By SONI DANIEL, REGIONAL EDITOR, NORTH & CLIFFORD NDUJIHE
ABUJA — All Progressive Congress, APC, governors yesterday, rose stoutly against the move by the Nigerian National Petroleum Corporation, NNPC, to shrug off the fact that it was indebted to the Federal Government to the tune of N2.3 trillion of unremitted revenue.
The debt, according to the governors, has effectively stalled the payment of monthly allocations to the 36 states since July this year, leading to a near stalemate between them and the Federal Government.
The governors, who made their position known in a statement in Abuja yesterday, challenged the corporation to make public the amount of money it generated and remitted to the federal purse since the beginning of the year.
The governors noted with dismay the attempt by the agency to treat the issue of transparent accountability in oil production with levity, warning that the opaqueness in the sector would further erode the confidence of the international community and Nigerians.
NNPC had said on Sunday that it did not owe the Federation Accounts and Allocation Committee, FAAC, any amount, having been consistently remitting its revenues to the relevant agencies of the government.
The spokesperson for the NNPC, Tumini Green, had claimed that “NNPC does not owe the Federation Account, “taking into account outstanding subsidies and other associated costs of operations and losses”.
Green, however, admitted that “not all revenues collected by NNPC are paid directly into the accounts of Federal Allocation with the Central Bank of Nigeria.
“Some are paid into the accounts of the relevant government agencies, like the Federal Inland Revenue Services and the Department of Petroleum Resources, with the CBN. But eventually, all these payments are credited to the accounts FAAC.”
But the governors described the claim by the corporation as escapist, dishonest, contradictory and in many respect fraudulent.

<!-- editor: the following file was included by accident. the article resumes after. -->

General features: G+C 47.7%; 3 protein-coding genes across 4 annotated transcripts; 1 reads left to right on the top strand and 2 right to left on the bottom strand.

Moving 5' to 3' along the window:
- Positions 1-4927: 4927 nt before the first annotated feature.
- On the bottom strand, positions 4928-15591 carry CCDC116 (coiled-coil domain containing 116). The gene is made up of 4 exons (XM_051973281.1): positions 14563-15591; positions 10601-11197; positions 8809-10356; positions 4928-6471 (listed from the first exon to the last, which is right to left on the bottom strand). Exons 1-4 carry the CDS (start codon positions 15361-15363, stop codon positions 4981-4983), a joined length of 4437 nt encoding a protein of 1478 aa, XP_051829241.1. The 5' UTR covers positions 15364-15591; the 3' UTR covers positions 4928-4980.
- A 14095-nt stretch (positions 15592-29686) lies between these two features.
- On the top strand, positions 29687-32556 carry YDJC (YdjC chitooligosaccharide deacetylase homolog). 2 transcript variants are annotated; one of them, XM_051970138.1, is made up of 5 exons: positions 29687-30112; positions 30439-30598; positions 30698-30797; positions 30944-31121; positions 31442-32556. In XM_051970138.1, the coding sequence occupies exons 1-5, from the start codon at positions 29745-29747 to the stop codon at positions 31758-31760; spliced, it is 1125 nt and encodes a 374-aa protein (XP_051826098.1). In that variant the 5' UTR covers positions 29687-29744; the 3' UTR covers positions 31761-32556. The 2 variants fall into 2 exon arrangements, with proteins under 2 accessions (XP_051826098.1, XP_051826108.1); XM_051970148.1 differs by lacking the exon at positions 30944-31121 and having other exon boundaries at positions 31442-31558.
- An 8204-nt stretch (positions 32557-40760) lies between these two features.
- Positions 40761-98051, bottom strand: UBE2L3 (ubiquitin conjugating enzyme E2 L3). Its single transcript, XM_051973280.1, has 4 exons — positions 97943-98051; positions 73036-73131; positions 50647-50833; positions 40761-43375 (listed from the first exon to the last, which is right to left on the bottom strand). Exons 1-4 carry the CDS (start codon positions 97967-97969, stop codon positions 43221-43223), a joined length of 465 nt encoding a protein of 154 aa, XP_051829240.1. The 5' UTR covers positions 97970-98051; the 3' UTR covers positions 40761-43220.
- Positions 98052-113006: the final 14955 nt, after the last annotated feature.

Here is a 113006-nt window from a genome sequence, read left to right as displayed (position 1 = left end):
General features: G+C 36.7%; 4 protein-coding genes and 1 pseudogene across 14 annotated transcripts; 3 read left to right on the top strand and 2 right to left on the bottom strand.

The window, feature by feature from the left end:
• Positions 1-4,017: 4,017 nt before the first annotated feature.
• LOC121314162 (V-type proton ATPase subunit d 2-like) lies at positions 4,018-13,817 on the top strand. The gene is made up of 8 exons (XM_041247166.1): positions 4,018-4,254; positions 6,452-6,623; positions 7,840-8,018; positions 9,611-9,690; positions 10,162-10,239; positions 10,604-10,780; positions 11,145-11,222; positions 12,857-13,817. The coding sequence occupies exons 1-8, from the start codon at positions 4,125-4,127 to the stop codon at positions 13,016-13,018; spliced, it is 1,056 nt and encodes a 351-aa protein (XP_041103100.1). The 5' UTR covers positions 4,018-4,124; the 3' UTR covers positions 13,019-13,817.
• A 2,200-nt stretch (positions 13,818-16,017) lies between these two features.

“The question is how much was the revenue collected by NNPC? How much of it was paid to the Federation Account? How much was paid to accounts of other relevant government agencies? How much is credited to FAAC? How much was committed to the payment of so-called outstanding subsidies? What other associated costs of operations and losses incurred and how much?
“Above all, what is the constitutional and legal provisions governing the management of oil revenue? Section 162(1) of the 1999 Constitution is unambiguously clear and it has directed that “The Federation shall maintain a special account to be called “the Federation Account” into which shall be paid all revenues collected by the Government of the Federation, except the proceeds from the personal income tax of the personnel of the armed forces of the Federation, the Nigeria Police Force, the Ministry or department of government charged with responsibility for Foreign Affairs and the residents of the Federal Capital Territory, Abuja.
“Nowhere in the Constitution has any exception been granted for any collectible revenue outside “proceeds from the personal income tax of the personnel of the armed forces of the Federation, the Nigeria Police Force, the Ministry or department of government charged with responsibility for Foreign Affairs and the residents of the Federal Capital Territory, Abuja” provided.”
“If any other law has empowered the NNPC or any other government body to do otherwise, it is contradictory and to that extent, null and void.
The governors challenged the NNPC to address the nation on how much it realised as oil revenue for each month of the year, how much was paid into any government account, how much has been used to “settle the so-called outstanding subsidy payments and what are the other associated cost of operations and losses incurred.”
The state chief executives insisted that the problems of accountability and arbitrary management of oil revenue by the NNPC was at the centre of the current FAAC dispute.
While inviting Mr. President to urgently intervene in the matter to protect the image of the Federal Government and safeguard the provisions of the 1999 Constitution, the governors also asked him to call the NNPC and the Ministry of Finance to order.
The governors also called on the National Assembly to urgently take steps to protect the sanctity of the 1999 Nigerian Constitution by penalising those who tamper with national revenue under any guise.
It will be recalled that due to what the Finance Ministry calls shortfall in revenue collection, the Federal Government has not been able to remit monthly allocations in full to states since July this year. The situation has led to a strain in relationship between them.